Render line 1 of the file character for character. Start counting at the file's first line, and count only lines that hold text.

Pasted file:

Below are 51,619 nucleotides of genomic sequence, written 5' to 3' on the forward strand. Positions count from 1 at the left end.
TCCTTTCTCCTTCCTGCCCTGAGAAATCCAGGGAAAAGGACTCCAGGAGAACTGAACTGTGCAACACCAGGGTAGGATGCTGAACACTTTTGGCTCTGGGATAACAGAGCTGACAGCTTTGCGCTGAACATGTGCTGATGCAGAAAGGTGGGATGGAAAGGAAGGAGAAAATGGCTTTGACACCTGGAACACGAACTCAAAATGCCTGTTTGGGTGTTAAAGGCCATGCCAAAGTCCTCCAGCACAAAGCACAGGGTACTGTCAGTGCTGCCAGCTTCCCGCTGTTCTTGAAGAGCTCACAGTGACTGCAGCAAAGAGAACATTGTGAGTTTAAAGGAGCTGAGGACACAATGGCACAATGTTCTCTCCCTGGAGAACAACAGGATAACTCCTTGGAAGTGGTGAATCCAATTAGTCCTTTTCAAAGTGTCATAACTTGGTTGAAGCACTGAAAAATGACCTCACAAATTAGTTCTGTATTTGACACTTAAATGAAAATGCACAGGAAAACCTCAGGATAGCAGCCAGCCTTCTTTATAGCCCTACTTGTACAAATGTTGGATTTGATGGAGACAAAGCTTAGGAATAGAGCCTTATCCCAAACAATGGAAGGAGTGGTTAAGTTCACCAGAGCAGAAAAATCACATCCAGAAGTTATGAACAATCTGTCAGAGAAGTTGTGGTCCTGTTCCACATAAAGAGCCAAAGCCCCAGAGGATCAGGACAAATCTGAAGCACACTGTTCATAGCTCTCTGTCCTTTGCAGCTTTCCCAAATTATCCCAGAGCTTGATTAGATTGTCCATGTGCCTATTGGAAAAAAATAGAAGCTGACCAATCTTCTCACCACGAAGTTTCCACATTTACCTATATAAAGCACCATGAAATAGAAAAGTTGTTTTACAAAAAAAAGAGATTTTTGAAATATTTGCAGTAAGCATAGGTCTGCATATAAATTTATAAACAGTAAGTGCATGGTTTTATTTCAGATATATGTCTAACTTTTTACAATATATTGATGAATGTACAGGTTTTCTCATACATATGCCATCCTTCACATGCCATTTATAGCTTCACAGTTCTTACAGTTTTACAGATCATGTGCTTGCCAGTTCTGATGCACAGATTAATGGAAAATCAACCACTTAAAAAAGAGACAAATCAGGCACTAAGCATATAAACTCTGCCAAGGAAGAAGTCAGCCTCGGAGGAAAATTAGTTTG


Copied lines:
Below are 51,619 nucleotides of genomic sequence, written 5' to 3' on the forward strand. Positions count from 1 at the left end.